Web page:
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‘It was a once-in-a-lifetime chance to make this happen’ – an interview with the PharmaTrain project coordinators


Ingrid Klingmann

IMI Programme office: Why was a project like PharmaTrain needed in the first place?

Ingrid Klingmann: The PharmaTrain project was needed to systematically increase the availability of experts in the pharmaceutical industry who are able to oversee the full medicines development process, from identification of a molecule, through animal testing, clinical development and the regulatory process, until the post-marketing research that is performed.

The education and training in medicines development has been quite fragmented in Europe and professional certification limited to physicians. The aim of this project was to bring together all the experts who are teaching this subject and make them agree on the content that should be taught when someone wants to become a specialist in that area. We also wanted to ensure that the post-graduate training courses that are offered to students are of equal quality and deliver the same type of learning effect, wherever the training is done in Europe.

IMI Programme office: Which achievements are you most proud of as project coordinators?

Ingrid Klingmann: The biggest achievement was probably creating a common understanding in this community of course providers, not only in Europe but more and more on a global level. PharmaTrain created the understanding that medicines development is a discipline that needs to be thought broadly and as much as possible. Also we got partners to agree on how that should be done in a modular approach, content wise and quality wise. This is a very big achievement.

Secondly, we made the next step and went from improving the training environment to defining what it means to apply the acquired knowledge in the day-to-day work in order to ultimately develop a certification in medicines development. We did this as a pilot in Italy and Japan. Everything that is needed to enable such a specialisation has been achieved and it is now a matter of making that an attractive and interesting process in more countries.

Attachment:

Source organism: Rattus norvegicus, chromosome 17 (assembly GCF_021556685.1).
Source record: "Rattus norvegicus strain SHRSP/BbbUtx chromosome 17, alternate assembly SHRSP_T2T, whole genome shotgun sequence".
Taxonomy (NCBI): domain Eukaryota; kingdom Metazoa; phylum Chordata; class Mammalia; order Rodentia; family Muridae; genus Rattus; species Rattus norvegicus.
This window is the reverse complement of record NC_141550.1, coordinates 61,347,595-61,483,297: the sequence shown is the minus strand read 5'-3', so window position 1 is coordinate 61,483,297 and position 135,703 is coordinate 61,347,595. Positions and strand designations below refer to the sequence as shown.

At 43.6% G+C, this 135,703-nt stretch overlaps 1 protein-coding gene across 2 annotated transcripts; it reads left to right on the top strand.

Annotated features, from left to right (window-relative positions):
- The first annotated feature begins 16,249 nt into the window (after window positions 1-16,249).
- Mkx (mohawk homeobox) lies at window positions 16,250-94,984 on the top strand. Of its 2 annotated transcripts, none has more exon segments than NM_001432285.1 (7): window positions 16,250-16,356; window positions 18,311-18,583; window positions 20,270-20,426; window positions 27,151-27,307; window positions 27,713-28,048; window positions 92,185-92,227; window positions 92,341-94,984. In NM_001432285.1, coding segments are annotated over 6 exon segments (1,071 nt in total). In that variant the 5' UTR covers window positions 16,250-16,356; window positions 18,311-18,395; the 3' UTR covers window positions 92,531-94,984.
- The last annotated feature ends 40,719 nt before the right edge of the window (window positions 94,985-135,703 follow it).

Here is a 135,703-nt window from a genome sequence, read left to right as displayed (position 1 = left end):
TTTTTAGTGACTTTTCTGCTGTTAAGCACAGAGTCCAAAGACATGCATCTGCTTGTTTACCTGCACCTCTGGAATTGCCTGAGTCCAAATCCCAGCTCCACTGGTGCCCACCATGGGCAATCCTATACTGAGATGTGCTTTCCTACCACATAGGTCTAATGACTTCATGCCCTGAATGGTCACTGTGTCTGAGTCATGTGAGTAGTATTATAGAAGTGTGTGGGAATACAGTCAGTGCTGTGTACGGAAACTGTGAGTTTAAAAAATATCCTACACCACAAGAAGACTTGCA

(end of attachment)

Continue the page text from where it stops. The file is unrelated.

Matthias Gottwald

Matthias Gottwald: One of the big achievements is that we now have a relatively big group of key universities running programmes in a joint way, with both the academic and industry experts involved in the development and delivery of the courses. I think we can also be proud of the fact that the quality of these programmes has been recognised by universities in Asia and Latin America, who have decided to join the PharmaTrain family.

IMI Programme office: How did the academic community benefit from this project?

Ingrid Klingmann: Thanks to this project, the academic community found a way to sit together, share experiences, and exchange views. They also found a mechanism to assess the quality of the available courses according to a system that was agreed amongst them. Furthermore, this evaluation mechanism was developed together with the pharmaceutical companies, ensuring that the courses’ content and delivery also fulfils industry needs.

IMI Programme office: How did the industry benefit?

Matthias Gottwald: We got more students who have this integrated view of the needs in research and development and can be more easily integrated into companies, or if they are already working in industry, who benefit from this additional expertise. We are also benefiting from the network which was established during the project – the interaction with various universities and academic groups who are very interesting partners for a continuous dialogue.

IMI Programme office: Would it have been possible to achieve all this without the public-private collaboration brought by IMI?

Ingrid Klingmann: Definitely not. I think the subject of this IMI topic was a unique opportunity for all these course providers to come out of their ivory towers, jointly analyse the deficiencies and figure out how to do it together in the best way. It was a once-in-a-lifetime chance to make this happen.

IMI Programme office: What about the future? Are the outputs generated by the project now self-sustainable?

Ingrid Klingmann: Indeed, we have established a non-profit organisation, the PharmaTrain Federation, and we are continuing some of the work, which is now accessible on the federation website. The group of associated course providers is growing and we are continuously adding new partners. We already have partners in South Africa and Japan, and we are currently talking with universities in the United States and Russia. There is interest on a global level to join our project. From America we hear a lot that they are jealous that we have achieved this in Europe, because this doesn’t exist yet in the US.

Matthias Gottwald: I am very pleased that we have the successor organisation established and that the PharmaTrain assets are protected and can be developed further. We need to continue the dialogue between industry and academic partners on how to shape this kind of education in the best possible way. 

Project factsheet